California is a state in the Pacific Region of the United States. With 39.6 million residents, California is the most populous U. S. the third-largest by area. The state capital is Sacramento; the Greater Los Angeles Area and the San Francisco Bay Area are the nation's second and fifth most populous urban regions, with 18.7 million and 9.7 million residents respectively. Los Angeles is California's most populous city, the country's second most populous, after New York City. California has the nation's most populous county, Los Angeles County, its largest county by area, San Bernardino County; the City and County of San Francisco is both the country's second-most densely populated major city after New York City and the fifth-most densely populated county, behind only four of the five New York City boroughs. California's $3.0 trillion economy is larger than that of any other state, larger than those of Texas and Florida combined, the largest sub-national economy in the world. If it were a country, California would be the 5th largest economy in the world, the 36th most populous as of 2017.
The Greater Los Angeles Area and the San Francisco Bay Area are the nation's second- and third-largest urban economies, after the New York metropolitan area. The San Francisco Bay Area PSA had the nation's highest GDP per capita in 2017 among large PSAs, is home to three of the world's ten largest companies by market capitalization and four of the world's ten richest people. California is considered a global trendsetter in popular culture, innovation and politics, it is considered the origin of the American film industry, the hippie counterculture, fast food, the Internet, the personal computer, among others. The San Francisco Bay Area and the Greater Los Angeles Area are seen as global centers of the technology and entertainment industries, respectively. California has a diverse economy: 58% of the state's economy is centered on finance, real estate services and professional, scientific and technical business services. Although it accounts for only 1.5% of the state's economy, California's agriculture industry has the highest output of any U.
S. state. California is bordered by Oregon to the north and Arizona to the east, the Mexican state of Baja California to the south; the state's diverse geography ranges from the Pacific Coast in the west to the Sierra Nevada mountain range in the east, from the redwood–Douglas fir forests in the northwest to the Mojave Desert in the southeast. The Central Valley, a major agricultural area, dominates the state's center. Although California is well-known for its warm Mediterranean climate, the large size of the state results in climates that vary from moist temperate rainforest in the north to arid desert in the interior, as well as snowy alpine in the mountains. Over time and wildfires have become more pervasive features. What is now California was first settled by various Native Californian tribes before being explored by a number of European expeditions during the 16th and 17th centuries; the Spanish Empire claimed it as part of Alta California in their New Spain colony. The area became a part of Mexico in 1821 following its successful war for independence but was ceded to the United States in 1848 after the Mexican–American War.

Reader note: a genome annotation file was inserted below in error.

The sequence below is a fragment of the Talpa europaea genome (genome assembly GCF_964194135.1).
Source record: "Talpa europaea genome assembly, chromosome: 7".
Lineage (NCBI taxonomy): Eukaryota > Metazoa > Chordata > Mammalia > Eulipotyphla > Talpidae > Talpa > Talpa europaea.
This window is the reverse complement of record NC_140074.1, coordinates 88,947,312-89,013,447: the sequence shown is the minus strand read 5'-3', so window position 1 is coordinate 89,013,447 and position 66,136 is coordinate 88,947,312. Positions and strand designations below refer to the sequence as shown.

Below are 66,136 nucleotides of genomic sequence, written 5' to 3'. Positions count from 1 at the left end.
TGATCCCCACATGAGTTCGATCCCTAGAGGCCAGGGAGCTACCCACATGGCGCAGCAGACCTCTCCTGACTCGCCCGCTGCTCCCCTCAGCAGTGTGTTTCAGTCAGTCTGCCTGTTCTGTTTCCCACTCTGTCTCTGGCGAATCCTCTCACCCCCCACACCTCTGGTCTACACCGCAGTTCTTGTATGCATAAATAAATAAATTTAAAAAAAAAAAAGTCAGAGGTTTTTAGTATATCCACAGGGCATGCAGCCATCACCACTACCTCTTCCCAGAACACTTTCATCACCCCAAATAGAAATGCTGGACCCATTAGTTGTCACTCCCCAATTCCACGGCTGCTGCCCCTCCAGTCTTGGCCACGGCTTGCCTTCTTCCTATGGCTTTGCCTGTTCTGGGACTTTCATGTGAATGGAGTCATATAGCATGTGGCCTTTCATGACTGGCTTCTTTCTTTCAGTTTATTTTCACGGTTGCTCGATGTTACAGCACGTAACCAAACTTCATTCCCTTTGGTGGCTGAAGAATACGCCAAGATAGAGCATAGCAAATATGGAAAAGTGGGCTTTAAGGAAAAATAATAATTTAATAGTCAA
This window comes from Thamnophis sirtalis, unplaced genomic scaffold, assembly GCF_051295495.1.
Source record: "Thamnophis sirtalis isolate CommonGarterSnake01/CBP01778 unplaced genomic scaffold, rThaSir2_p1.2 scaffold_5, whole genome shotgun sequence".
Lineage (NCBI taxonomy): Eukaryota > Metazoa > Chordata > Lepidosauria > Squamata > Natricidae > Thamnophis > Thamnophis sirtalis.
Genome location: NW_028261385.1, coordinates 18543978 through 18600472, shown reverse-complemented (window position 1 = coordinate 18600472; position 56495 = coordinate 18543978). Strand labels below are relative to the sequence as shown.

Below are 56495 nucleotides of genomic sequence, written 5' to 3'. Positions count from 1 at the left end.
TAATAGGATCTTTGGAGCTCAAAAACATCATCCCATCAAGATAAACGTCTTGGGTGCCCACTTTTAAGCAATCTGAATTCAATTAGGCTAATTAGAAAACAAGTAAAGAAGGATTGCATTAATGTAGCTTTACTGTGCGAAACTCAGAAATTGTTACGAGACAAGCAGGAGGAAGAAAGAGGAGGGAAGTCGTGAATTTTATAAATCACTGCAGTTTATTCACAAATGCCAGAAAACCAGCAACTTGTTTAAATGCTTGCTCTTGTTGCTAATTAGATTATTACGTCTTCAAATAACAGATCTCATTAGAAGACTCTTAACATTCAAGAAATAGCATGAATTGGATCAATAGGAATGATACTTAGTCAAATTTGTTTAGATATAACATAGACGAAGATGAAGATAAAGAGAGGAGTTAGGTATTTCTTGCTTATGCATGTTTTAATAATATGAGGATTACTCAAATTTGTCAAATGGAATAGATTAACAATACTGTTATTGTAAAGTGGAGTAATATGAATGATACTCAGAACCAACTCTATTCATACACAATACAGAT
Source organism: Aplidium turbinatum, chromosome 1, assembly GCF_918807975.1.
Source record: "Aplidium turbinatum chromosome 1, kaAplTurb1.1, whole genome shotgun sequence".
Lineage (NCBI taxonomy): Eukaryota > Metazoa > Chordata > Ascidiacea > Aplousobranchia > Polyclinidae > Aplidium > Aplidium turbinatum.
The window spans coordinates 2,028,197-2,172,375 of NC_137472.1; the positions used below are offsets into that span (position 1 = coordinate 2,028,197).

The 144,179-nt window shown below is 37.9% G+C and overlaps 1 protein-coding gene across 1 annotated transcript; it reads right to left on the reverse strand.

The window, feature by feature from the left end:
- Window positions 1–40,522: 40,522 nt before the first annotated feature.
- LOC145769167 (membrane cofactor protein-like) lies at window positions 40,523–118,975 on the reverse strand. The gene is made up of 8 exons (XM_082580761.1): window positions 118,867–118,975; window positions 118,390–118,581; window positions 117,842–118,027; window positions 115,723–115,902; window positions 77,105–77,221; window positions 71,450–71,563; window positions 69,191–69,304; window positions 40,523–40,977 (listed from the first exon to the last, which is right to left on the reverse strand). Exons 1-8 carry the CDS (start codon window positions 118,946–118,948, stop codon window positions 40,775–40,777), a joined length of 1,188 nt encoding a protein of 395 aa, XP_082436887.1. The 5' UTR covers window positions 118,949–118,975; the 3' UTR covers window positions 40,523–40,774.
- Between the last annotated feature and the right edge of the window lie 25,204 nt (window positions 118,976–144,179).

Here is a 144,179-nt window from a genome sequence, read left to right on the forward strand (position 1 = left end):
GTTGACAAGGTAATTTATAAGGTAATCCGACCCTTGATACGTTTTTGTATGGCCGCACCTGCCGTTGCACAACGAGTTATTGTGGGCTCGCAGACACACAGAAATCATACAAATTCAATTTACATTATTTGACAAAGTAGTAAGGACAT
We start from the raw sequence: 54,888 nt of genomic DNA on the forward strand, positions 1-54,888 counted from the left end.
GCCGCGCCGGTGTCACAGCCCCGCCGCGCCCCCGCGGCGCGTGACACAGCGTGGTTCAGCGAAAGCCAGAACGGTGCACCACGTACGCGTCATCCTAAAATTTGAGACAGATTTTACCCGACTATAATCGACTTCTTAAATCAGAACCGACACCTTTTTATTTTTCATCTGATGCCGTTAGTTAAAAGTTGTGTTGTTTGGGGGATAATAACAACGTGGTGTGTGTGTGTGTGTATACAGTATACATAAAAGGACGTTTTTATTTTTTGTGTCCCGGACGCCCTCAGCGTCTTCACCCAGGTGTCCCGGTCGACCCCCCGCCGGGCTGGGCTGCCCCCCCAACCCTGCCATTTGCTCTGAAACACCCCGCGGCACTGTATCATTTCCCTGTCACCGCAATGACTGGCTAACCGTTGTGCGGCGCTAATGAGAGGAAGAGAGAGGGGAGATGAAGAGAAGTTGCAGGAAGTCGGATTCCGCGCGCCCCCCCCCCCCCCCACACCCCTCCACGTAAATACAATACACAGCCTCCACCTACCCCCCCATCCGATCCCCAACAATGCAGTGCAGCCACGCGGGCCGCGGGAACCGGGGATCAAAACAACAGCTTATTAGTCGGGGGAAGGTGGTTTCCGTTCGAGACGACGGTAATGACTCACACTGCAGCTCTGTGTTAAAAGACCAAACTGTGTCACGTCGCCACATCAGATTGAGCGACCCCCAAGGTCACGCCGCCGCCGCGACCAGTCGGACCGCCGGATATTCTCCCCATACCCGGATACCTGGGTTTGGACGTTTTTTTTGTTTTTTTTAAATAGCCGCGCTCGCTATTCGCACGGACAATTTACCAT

The western portion of Alta California was organized and admitted as the 31st state on September 9, 1850. The California Gold Rush starting in 1848 led to dramatic social and demographic changes, with large-scale emigration from the east and abroad with an accompanying economic boom; the word California referred to the Baja California Peninsula of Mexico. The name derived from the mythical island California in the fictional story of Queen Calafia, as recorded in a 1510 work The Adventures of Esplandián by Garci Rodríguez de Montalvo; this work was the fifth in a popular Spanish chivalric romance series that began with Amadis de Gaula. Queen Calafia's kingdom was said to be a remote land rich in gold and pearls, inhabited by beautiful black women who wore gold armor and lived like Amazons, as well as griffins and other strange beasts. In the fictional paradise, the ruler Queen Calafia fought alongside Muslims and her name may have been chosen to echo the title of a Muslim leader, the Caliph. It's possible.
Know ye that at the right hand of the Indies there is an island called California close to that part of the Terrestrial Paradise, inhabited by black women without a single man among them, they lived in the manner of Amazons. They were robust of body with great virtue; the island itself is one of the wildest in the world on account of the craggy rocks. Shortened forms of the state's name include CA, Cal. Calif. and US-CA. Settled by successive waves of arrivals during the last 10,000 years, California was one of the most culturally and linguistically diverse areas in pre-Columbian North America. Various estimates of the native population range from 100,000 to 300,000; the Indigenous peoples of California included more than 70 distinct groups of Native Americans, ranging from large, settled populations living on the coast to groups in the interior. California groups were diverse in their political organization with bands, villages, on the resource-rich coasts, large chiefdoms, such as the Chumash and Salinan.
Trade, intermarriage a